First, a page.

- Women who undergo lobectomy for stage I NSCLC are significantly more likely than men to be readmitted after emergency department (ED) visits within 30 days of their index hospital discharge.
Why this matters
- The differences in perioperative and short-term outcomes between men and women undergoing lung cancer surgery are not well understood.
- 559 patients underwent lobectomy or sleeve lobectomy from 2010 to 2015 for clinical stage I NSCLC.
- 206 propensity-matched male-female pairs.
- Funding: None disclosed.
- Pulmonary, gastrointestinal, bleeding, and wound complications were similar between sexes, but men had more cardiovascular complications (18% vs 8%; P=.004), and there were no differences in length of stay.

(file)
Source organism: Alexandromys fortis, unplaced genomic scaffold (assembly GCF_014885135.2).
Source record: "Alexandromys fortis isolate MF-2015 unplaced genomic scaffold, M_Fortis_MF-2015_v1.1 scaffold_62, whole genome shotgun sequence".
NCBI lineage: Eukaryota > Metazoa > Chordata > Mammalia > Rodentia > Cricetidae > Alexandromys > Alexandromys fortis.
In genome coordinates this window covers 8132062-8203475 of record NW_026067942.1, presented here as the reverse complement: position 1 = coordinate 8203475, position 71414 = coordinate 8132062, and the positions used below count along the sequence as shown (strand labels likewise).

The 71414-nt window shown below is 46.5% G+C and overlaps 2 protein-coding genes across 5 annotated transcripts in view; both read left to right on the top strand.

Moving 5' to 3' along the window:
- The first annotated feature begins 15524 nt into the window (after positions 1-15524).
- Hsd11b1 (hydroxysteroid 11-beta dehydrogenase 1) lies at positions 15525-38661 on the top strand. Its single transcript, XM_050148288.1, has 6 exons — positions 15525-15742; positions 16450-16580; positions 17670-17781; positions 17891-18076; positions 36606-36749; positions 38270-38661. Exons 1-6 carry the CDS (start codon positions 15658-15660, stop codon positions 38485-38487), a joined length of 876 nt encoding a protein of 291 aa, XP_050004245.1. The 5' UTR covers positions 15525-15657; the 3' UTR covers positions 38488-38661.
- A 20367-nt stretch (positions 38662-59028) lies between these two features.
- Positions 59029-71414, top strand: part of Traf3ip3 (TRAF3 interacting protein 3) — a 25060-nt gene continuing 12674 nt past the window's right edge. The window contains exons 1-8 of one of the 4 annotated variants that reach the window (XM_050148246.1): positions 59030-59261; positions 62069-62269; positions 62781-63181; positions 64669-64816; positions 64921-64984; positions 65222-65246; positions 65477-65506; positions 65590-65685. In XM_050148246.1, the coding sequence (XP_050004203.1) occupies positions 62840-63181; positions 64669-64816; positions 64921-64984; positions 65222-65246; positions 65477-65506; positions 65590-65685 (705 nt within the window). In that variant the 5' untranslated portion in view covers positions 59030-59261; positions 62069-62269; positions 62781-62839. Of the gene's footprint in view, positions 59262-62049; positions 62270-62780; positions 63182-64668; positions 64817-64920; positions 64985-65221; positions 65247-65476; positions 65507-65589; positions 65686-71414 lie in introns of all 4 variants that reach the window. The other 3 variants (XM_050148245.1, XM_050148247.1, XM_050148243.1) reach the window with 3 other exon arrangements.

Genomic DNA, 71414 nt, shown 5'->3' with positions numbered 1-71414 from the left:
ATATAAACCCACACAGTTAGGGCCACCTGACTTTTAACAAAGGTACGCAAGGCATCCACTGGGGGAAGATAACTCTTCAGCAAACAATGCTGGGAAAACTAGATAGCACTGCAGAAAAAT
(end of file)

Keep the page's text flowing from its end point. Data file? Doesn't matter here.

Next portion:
- Rate of ED visits within 30 and 90 days of discharge was similar between sexes, but women were more likely to be readmitted after an ED visit within 30 days (67% vs 36%; P=.038) and 90 days (58% vs 33%; P=.053).
- Reasons for ED visits included fever, gastrointestinal complaints, pain control, shortness of breath, urinary retention, and wound evaluation, with no difference between sexes in the rate of presenting symptom (P=.478) or time duration from discharge and presentation to ED (P=.650).
- Retrospective, single-center study.